I wrestled for 2 years when I was in elementary school. I was never all that good at it, but I did manage to win a few matches. Mostly, I only remember trying to sit against a wall in an invisible chair.
We were supposed to put our backs up against the wall and bend our legs into the sitting position and hold it for as long as we could. We would line up by age along the wall, with the youngest by the water fountains in the cafeteria. We could only hold out for a minute or so, and we would complain the whole time. Our muscles just weren’t ready for that kind of stress. The middle schoolers, though, could take it for upwards of five minutes and they didn’t make a sound. Somehow, the invisible chairs that they were sitting on held them up much better than ours did.
That was the game, though. Sitting in an invisible chair with our matching wrestling uniforms on. The chairs were pretend, as were most of the grunts and grimaces because we knew that we were going to give up at the first sign of real pain. We knew that there wasn’t any real point to powering through because there was no winning. The chairs would always be fake and we would always lose the game. It would always be more work than it was worth.
That is kind of the way that I feel about social networking within an organization. I can see the huge benefits to sharing information around an institution, allowing everyone to feed off of the smartest ideas and the most efficient workflow. The value of communication and collaboration is clear whenever an important document is created or a new feature is floated. And yet, it just feels like sitting in an invisible chair to try and get people to share information or collaborate with one another. It feels as though it is more trouble than it is worth, like I am exercising a muscle that I am never going to actually get to use.
At least it did, until today. Today, I saw a glimpse of what institutional social networking really could be if it was done right. This afternoon, I realized that lowering the barrier to entry was possible. I could be talking about Google Buzz or Wave coming to Google Apps or I could be talking about Facebook or LinkedIn really branching out into the business space. I could also be referencing Yammer or Ning or some other well known piece of social software. Instead, I am talking about a product that hasn’t been out more than a month and has none of the press of these much larger players.
I am talking about Flowr.
More accurately, though, I am talking about the fact that Flowr just created Google Apps integration with its social networking package. The software on its own, allows users to share status updates, ideas, polls, files, and events. Couple with the system that many institutions are already using for e-mail and collaboration equals WIN. It is mind-boggling that I will be able to login to a single space and share information with everyone in the institution via a social stream and then share different information specifically with groups that can then connect that information to Google Docs or Google Calendar Events. It is as if someone pushed a really comfy chair underneath me while I was trying yet again to lean against the wall with my knees bent.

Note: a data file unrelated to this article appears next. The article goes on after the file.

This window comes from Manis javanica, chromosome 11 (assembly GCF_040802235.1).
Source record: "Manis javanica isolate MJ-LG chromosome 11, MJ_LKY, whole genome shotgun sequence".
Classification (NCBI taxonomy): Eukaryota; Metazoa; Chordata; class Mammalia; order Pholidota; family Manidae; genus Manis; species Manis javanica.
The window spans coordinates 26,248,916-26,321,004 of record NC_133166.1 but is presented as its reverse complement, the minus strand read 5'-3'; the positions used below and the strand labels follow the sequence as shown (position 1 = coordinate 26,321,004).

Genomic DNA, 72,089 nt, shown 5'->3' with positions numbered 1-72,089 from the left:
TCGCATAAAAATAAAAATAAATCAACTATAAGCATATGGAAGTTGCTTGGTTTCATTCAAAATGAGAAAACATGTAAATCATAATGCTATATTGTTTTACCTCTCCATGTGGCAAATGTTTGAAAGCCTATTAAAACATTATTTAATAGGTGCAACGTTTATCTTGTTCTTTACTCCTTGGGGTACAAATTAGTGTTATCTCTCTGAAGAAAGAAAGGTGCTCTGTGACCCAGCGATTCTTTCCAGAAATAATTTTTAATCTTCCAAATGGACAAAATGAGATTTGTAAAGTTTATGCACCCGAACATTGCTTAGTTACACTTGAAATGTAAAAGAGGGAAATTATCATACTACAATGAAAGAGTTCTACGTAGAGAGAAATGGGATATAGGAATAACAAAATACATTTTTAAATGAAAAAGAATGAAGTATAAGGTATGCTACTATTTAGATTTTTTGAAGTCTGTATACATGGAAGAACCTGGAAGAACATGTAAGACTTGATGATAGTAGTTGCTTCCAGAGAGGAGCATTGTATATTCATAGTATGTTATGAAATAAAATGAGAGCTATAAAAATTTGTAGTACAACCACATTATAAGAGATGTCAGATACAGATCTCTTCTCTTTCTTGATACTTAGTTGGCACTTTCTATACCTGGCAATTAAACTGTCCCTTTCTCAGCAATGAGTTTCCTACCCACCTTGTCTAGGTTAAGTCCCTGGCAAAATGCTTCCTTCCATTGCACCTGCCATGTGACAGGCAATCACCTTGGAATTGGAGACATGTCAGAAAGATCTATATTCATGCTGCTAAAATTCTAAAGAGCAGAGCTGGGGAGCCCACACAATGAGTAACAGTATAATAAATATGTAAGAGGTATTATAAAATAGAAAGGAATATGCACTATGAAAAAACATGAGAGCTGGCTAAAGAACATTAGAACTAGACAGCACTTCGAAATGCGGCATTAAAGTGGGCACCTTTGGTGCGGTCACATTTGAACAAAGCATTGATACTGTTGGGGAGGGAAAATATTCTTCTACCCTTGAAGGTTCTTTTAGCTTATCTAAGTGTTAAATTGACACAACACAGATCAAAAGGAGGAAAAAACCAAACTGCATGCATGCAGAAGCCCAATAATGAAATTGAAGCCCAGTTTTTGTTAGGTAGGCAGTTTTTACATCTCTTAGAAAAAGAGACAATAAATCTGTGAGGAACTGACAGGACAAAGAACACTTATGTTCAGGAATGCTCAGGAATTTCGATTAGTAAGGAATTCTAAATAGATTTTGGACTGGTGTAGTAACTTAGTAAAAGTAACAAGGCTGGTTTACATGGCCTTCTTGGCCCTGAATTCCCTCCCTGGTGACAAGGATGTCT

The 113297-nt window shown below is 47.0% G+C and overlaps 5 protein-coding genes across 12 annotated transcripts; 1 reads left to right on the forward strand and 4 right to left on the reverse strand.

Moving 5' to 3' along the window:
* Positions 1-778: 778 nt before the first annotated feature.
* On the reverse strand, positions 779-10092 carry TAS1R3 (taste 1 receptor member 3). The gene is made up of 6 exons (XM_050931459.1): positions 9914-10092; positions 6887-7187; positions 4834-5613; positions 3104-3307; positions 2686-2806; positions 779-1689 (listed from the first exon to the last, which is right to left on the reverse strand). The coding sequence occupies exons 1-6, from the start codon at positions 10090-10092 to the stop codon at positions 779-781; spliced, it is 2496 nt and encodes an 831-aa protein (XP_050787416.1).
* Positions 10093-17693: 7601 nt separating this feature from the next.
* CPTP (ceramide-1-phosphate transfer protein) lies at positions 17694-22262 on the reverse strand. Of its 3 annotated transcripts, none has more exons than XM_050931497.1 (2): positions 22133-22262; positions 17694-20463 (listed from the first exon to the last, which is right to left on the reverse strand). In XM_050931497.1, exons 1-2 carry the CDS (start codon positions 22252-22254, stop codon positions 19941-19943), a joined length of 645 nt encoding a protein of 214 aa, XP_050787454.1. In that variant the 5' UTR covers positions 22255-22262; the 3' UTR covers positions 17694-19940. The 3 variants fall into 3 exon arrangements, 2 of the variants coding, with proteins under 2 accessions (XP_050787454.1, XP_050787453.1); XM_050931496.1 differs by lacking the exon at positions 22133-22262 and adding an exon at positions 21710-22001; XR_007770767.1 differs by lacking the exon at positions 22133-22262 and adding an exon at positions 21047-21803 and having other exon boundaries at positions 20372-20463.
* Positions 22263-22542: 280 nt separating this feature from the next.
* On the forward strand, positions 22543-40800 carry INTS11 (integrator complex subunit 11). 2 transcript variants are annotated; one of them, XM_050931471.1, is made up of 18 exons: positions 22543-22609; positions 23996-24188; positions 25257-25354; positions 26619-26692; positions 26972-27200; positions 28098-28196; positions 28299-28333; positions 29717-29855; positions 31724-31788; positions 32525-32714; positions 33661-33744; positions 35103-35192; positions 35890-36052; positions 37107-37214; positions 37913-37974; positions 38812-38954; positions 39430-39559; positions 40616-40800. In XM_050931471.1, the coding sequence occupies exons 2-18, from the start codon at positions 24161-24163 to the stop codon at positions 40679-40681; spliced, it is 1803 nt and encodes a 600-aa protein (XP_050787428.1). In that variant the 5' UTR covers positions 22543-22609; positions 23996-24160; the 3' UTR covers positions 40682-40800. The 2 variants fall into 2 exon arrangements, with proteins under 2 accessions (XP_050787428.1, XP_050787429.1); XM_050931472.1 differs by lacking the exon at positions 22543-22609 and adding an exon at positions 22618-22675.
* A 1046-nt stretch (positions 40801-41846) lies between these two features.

I’m not saying its the holy grail, nor could any web application deserve that moniker. What I do mean to say is that by making such a vital part of connection in modern life that much easier, I believe that institutions may actually start to focus on what will actually cause them to succeed: valuing their humanity. By this I mean that companies will finally see that it is people sharing information and that the people are the ones that will add to the understanding and institutional knowledge and culture. While their is great lip service paid to this idea, it really is only when faced directly with the possibility of searching through (via a great search bar in Flowr) or filtering out (via tags) all of the contributions of an organization that people come to their senses about what is truly worthy of pursuit.
So, the game changes when the things that we thought were impossible become possible. When things that were once invisible become things you can depend upon. It is when you now need things that formerly didn’t exist. This will happen with enterprise social networking, but I think that it probably isn’t the biggest invisible thing that we will come to rely upon in the next few years.
More likely, our invisible chairs and muscle strains will become clearer with age. Just as the middle schoolers could hold it longer than we could in early elementary, we will start to realize just how valuable those chairs are going to be just as we need them to support the weight of our work.